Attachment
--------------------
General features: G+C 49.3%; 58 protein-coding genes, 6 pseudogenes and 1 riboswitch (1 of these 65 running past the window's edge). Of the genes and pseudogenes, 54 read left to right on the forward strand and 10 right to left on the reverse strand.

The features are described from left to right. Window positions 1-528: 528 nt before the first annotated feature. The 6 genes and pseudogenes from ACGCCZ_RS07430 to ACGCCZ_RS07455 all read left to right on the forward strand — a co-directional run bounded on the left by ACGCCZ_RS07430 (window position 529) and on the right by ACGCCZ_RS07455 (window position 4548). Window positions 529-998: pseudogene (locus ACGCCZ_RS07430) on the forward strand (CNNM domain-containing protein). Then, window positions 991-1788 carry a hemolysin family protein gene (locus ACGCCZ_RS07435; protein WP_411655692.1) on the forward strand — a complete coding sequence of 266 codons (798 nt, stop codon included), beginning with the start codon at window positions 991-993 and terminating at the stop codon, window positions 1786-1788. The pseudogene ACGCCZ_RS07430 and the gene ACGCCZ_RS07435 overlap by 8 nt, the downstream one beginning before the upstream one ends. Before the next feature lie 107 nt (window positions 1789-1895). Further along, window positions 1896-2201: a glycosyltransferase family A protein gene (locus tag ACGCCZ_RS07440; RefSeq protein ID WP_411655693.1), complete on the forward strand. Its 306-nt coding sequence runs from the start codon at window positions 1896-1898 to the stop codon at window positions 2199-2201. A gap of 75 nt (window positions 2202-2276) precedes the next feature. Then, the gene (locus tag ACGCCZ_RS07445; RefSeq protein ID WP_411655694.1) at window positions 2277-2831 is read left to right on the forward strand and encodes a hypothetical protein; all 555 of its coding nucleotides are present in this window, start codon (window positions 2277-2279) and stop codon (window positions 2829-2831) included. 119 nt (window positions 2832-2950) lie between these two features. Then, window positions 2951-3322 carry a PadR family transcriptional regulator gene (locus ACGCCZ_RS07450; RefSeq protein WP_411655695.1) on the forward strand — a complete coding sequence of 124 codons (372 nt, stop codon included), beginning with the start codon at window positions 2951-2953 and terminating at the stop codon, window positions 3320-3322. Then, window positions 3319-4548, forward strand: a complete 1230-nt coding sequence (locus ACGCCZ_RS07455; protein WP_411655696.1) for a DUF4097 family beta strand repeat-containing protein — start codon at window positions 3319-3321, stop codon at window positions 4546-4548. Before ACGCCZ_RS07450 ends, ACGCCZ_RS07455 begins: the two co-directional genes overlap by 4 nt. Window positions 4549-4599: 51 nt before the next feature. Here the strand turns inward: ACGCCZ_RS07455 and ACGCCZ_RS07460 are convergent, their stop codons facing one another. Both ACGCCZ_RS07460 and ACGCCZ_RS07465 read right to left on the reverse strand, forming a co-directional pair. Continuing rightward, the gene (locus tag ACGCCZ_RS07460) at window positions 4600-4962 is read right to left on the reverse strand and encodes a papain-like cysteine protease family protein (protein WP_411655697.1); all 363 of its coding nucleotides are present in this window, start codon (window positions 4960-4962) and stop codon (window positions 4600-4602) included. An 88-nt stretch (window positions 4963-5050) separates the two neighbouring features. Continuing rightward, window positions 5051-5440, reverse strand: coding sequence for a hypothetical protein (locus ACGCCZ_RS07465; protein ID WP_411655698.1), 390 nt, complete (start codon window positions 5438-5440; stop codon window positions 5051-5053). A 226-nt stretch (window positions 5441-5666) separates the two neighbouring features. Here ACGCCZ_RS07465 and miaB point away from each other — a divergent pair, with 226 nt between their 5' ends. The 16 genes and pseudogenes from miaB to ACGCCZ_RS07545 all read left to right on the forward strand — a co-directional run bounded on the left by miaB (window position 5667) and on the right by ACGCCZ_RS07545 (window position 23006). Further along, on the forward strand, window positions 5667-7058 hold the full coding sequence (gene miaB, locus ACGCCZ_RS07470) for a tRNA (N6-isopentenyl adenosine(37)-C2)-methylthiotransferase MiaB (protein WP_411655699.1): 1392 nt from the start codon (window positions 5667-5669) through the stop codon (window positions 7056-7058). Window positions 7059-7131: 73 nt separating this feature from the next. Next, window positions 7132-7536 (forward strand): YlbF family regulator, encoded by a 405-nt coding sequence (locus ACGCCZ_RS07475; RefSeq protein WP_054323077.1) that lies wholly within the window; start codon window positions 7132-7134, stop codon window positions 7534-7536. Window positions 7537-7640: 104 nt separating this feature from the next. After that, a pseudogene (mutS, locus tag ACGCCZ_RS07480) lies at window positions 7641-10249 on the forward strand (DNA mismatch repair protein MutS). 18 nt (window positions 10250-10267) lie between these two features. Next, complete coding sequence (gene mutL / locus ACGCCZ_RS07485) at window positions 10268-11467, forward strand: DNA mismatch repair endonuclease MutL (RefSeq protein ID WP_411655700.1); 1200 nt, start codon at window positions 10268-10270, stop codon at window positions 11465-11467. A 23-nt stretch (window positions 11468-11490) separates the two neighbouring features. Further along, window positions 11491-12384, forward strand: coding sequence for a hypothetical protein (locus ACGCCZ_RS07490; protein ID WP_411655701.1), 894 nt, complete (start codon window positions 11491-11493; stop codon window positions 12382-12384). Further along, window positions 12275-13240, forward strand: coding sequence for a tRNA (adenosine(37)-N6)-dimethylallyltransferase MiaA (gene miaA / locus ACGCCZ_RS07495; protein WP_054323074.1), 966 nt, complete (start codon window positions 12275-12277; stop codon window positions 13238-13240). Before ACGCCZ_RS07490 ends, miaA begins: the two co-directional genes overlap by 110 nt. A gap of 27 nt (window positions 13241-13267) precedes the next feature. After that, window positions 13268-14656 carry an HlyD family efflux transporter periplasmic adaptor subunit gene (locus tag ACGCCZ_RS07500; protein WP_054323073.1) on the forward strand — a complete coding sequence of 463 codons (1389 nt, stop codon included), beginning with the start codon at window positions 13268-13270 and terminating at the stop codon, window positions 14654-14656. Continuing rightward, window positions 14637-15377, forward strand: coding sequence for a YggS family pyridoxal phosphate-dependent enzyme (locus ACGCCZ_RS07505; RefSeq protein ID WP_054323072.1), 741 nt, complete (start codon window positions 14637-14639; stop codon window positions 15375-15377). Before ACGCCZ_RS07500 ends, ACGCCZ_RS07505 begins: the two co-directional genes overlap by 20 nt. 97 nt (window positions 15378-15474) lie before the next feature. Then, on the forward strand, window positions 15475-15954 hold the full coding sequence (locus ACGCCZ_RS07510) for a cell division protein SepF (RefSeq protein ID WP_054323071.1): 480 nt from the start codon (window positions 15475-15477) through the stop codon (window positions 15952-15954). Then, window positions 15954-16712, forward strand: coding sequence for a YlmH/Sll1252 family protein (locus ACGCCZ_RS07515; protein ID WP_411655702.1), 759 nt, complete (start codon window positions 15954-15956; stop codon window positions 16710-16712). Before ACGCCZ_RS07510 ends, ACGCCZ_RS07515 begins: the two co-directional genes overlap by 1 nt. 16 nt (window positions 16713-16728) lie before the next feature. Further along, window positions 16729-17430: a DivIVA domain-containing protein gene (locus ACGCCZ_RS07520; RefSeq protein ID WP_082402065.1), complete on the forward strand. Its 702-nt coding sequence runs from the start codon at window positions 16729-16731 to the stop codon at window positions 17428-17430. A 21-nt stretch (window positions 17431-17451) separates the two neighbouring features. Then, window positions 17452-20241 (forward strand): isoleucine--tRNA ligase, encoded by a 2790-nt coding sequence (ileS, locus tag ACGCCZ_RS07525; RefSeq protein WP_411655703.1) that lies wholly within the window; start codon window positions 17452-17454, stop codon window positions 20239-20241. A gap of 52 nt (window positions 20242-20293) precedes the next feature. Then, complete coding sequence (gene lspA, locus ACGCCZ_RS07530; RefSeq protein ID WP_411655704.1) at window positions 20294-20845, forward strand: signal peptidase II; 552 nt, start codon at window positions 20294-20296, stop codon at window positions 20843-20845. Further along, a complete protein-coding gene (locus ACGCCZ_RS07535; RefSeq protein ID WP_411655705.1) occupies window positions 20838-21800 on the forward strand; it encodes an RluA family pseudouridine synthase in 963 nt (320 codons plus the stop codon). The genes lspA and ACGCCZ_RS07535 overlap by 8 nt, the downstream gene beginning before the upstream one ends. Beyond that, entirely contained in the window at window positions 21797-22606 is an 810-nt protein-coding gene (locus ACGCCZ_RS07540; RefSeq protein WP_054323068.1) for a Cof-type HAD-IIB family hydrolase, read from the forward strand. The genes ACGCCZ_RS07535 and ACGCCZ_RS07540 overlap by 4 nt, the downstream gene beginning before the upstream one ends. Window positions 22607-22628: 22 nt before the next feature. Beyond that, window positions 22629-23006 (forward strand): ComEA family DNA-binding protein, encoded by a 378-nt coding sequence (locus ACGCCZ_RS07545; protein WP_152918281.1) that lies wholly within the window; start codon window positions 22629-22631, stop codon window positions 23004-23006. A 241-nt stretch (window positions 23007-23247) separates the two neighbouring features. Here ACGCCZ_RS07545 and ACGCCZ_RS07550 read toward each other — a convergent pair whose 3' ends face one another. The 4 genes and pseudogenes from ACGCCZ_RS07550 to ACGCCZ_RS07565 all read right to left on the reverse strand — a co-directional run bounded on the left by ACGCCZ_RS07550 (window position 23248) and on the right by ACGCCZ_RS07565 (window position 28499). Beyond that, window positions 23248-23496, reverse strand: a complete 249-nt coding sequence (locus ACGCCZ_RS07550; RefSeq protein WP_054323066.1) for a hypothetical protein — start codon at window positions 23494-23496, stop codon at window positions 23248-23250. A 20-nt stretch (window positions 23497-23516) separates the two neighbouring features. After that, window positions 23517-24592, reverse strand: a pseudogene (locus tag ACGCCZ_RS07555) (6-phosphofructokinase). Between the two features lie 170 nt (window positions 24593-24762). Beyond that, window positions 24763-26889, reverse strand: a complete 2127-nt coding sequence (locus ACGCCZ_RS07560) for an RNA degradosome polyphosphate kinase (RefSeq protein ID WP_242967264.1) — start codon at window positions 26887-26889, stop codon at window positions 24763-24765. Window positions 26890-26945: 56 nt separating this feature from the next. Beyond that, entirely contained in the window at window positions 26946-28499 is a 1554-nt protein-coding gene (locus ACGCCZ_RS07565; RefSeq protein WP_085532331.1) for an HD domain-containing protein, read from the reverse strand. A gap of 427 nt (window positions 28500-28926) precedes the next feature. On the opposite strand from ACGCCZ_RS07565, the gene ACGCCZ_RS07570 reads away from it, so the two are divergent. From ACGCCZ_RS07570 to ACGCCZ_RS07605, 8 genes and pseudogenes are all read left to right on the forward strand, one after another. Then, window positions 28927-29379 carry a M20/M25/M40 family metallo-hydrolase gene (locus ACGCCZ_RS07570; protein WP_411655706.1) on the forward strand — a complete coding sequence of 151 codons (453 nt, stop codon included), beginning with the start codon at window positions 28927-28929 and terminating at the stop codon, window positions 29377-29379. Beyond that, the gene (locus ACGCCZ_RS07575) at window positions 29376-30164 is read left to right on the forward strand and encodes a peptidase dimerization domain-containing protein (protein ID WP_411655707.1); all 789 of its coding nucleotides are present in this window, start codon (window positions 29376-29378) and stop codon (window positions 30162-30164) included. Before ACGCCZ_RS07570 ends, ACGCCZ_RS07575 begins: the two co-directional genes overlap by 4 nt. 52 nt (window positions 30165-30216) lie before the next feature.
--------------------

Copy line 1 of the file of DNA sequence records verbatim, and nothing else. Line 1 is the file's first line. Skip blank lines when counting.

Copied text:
General features: G+C 49.3%; 58 protein-coding genes, 6 pseudogenes and 1 riboswitch (1 of these 65 running past the window's edge). Of the genes and pseudogenes, 54 read left to right on the forward strand and 10 right to left on the reverse strand.